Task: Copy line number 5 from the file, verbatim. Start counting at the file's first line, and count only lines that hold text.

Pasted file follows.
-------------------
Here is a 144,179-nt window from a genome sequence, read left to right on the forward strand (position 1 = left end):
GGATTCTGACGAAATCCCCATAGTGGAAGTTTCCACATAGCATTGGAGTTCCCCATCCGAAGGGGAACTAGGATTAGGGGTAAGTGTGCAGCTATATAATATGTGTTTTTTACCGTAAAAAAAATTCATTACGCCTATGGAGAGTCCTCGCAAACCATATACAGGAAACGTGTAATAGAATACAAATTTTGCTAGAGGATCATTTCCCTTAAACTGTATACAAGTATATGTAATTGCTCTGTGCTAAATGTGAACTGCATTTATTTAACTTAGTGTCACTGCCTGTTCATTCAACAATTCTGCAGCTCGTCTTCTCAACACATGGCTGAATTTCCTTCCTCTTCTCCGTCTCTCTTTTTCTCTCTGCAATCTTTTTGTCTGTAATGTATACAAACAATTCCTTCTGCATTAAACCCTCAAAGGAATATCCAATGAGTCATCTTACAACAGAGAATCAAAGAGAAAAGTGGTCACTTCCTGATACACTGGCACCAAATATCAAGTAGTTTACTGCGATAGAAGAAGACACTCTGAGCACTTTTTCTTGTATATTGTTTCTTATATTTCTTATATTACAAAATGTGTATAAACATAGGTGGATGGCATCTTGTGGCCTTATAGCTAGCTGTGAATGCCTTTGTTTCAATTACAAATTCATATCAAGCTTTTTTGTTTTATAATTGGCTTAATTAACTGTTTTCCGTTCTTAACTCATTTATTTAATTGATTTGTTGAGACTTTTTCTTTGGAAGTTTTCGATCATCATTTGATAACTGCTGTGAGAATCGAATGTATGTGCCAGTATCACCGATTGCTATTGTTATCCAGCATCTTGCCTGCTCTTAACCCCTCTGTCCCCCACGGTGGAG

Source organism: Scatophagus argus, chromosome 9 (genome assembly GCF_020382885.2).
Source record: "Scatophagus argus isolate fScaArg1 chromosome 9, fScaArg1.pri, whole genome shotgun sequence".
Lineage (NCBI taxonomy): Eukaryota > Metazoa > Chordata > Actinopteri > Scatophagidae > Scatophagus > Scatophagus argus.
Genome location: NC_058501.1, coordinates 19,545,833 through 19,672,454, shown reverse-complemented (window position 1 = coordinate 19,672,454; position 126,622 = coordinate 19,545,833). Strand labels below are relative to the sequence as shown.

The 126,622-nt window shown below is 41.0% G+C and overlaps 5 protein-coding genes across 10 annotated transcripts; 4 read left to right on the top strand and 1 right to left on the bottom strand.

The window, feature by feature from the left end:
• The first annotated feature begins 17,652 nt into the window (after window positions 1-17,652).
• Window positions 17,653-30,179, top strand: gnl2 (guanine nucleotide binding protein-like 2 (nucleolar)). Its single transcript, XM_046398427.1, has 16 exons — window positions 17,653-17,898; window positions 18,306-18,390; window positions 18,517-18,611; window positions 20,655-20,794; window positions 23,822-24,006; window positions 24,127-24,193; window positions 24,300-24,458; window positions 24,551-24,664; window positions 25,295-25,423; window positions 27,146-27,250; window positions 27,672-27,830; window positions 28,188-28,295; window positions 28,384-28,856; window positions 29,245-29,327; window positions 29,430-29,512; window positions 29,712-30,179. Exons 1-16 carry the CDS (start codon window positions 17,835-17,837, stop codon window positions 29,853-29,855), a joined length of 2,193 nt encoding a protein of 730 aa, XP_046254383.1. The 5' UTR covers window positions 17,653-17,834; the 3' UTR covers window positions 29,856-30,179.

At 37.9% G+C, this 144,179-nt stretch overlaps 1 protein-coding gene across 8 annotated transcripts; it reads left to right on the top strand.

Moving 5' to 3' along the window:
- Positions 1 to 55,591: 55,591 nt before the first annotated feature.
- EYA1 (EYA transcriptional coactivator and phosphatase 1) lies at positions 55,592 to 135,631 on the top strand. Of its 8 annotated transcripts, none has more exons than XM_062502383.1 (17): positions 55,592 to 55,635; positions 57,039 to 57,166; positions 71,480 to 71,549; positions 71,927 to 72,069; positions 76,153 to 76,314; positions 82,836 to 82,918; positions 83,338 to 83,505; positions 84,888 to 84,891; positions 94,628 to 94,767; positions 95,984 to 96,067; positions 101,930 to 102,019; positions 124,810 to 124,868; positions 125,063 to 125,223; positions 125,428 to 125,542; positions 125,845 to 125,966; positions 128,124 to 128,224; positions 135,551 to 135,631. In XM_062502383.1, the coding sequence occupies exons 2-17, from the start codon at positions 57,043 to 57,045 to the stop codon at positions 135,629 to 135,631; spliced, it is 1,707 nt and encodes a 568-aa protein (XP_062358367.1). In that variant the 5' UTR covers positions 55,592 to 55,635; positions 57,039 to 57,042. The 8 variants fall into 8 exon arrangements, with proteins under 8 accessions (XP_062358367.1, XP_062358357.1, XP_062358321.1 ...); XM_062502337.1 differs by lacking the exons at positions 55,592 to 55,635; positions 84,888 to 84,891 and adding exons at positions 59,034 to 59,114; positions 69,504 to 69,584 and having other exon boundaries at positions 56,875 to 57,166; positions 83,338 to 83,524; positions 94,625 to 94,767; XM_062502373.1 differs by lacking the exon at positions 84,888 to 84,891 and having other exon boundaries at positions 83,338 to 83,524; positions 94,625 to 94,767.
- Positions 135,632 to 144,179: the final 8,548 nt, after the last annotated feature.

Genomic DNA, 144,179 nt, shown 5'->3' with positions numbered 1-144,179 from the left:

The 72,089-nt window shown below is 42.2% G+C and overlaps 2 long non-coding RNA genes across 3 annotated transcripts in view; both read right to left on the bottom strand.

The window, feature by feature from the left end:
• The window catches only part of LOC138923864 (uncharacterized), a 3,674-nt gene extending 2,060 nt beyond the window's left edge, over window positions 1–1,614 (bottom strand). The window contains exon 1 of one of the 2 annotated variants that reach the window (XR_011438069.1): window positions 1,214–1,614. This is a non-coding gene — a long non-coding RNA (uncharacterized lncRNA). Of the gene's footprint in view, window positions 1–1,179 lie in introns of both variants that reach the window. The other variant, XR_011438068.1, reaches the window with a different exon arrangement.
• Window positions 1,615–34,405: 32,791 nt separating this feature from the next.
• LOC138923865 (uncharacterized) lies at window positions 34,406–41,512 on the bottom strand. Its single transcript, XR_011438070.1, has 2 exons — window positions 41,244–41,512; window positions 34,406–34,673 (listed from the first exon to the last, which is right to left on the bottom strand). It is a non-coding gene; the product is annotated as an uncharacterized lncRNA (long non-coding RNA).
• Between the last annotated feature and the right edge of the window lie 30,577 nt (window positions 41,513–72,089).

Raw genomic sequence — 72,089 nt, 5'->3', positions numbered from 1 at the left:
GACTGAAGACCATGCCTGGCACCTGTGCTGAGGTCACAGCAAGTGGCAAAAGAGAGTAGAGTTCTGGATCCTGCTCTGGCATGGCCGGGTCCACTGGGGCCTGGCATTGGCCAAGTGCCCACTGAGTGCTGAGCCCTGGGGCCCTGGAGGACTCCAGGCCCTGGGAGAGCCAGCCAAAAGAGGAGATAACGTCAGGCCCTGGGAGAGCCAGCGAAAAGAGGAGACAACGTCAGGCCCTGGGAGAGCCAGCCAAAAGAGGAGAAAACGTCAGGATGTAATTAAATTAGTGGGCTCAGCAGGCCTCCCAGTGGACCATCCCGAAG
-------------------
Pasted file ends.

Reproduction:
Lineage (NCBI taxonomy): Eukaryota > Metazoa > Chordata > Actinopteri > Scatophagidae > Scatophagus > Scatophagus argus.